- Though alternatives to the new print edition textbooks exist, the costs of these alternatives (such as rental programs, used book markets and e-textbooks) are still dictated by publishers who re-issue editions every few years
- Ethan Sendack at U.S. PIRG says: “[Students] can’t shop around and find the most affordable option, meaning there’s no consumer control on the market.”
- On average students spend $1,200 a year on textbooks which = 14% of tuition at a four-year, public college; 39% of tuition at community college
Open textbook facts
- Open textbooks are written by faculty and peer-reviewed like traditional textbooks
- Open textbooks are free to access, use, download to electronic devices, and affordable to print — all thanks to the open content licenses on them that legally allows these uses
- U.S. PIRG estimates that open textbooks could save each student ~$100 per course they take
Find out for yourself
Links to the press release, full report, and news coverage below.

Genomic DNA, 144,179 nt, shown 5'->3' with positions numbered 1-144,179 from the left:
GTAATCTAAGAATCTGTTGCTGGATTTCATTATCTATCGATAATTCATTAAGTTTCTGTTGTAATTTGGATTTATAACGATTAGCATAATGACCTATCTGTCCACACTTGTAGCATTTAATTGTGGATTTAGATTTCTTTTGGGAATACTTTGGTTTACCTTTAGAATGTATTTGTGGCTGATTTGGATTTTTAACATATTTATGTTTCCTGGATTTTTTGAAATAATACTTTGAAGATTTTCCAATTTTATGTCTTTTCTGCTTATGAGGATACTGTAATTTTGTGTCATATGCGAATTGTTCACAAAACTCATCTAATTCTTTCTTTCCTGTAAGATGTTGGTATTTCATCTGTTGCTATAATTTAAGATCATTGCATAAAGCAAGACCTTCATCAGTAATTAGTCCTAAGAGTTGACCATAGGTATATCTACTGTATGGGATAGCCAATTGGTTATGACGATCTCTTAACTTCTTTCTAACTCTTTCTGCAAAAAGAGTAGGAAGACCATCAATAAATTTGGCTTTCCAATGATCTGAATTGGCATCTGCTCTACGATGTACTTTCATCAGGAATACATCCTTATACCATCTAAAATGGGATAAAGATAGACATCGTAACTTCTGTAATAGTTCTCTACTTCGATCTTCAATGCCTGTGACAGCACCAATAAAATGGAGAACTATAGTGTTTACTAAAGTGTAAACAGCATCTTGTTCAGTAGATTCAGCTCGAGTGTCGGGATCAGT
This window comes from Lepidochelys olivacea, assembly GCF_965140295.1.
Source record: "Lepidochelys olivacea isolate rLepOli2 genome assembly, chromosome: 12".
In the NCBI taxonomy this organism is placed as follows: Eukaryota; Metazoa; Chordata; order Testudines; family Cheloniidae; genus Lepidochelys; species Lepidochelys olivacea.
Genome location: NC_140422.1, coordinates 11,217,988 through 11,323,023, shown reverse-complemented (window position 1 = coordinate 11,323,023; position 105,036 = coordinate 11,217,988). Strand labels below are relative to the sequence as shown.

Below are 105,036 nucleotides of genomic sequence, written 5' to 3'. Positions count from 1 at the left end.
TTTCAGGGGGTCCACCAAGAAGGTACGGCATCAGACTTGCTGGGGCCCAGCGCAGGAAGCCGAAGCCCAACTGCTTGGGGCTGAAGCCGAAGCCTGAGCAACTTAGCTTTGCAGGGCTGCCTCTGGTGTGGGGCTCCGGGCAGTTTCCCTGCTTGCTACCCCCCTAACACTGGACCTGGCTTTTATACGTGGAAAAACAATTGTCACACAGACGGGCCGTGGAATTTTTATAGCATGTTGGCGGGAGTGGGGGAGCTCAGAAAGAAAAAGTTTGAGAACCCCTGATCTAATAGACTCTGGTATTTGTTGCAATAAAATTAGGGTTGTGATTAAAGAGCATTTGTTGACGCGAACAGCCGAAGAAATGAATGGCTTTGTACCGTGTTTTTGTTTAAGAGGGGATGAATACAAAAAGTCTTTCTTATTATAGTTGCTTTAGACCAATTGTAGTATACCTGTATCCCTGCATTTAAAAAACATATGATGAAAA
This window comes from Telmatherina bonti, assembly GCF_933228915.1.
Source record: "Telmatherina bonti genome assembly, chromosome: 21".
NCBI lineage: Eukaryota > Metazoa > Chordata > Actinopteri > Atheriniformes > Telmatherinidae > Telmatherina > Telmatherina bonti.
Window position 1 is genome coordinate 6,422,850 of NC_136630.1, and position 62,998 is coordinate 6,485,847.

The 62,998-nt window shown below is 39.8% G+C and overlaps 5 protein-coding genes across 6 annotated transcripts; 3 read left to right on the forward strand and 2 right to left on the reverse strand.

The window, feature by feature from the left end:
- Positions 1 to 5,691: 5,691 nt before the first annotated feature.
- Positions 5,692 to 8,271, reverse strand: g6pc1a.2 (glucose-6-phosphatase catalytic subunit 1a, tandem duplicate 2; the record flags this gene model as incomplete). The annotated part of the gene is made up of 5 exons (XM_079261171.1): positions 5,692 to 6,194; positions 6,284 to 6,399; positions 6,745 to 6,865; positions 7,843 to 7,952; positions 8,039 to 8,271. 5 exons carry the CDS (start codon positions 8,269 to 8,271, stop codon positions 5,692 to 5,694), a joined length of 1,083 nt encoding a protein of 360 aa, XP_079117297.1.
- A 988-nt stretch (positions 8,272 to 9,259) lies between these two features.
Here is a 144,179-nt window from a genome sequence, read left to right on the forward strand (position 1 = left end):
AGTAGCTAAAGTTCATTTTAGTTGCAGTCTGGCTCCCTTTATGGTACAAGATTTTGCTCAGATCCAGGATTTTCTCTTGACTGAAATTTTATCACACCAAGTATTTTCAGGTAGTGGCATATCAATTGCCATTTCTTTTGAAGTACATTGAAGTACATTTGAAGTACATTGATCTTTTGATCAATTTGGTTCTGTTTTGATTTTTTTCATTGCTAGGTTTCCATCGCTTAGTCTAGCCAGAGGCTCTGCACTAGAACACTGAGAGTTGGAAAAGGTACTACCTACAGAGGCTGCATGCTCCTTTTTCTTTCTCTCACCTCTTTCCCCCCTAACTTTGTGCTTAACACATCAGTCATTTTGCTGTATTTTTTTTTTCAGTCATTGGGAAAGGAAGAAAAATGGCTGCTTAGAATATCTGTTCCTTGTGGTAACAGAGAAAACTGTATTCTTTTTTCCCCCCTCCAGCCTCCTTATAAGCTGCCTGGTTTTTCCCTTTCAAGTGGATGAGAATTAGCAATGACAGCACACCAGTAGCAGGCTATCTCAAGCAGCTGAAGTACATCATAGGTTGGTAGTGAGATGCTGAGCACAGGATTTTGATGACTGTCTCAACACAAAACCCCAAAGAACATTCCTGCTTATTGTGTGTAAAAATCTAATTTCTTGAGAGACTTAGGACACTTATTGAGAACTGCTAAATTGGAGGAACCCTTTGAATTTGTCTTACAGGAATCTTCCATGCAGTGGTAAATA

- Press release: http://uspirg.org/news/usp/survey-shows-students-opting-out-buying-high-cost-textbooks
- Full report: http://uspirg.org/reports/usp/fixing-broken-textbook-market
- SPARC’s blog post: http://www.sparc.arl.org/blog/survey-says-textbook-costs-threat-student-success
- US News & World Report: http://www.usnews.com/news/articles/2014/01/28/report-high-textbook-prices-have-college-students-struggling
- NBC Today show: http://www.today.com/money/college-textbook-costs-more-outrageous-ever-2D11999533
- The Chronicle of Higher Education: http://chronicle.com/blogs/wiredcampus/open-textbooks-could-help-students-financially-and-academically-researchers-say/49839
What you can do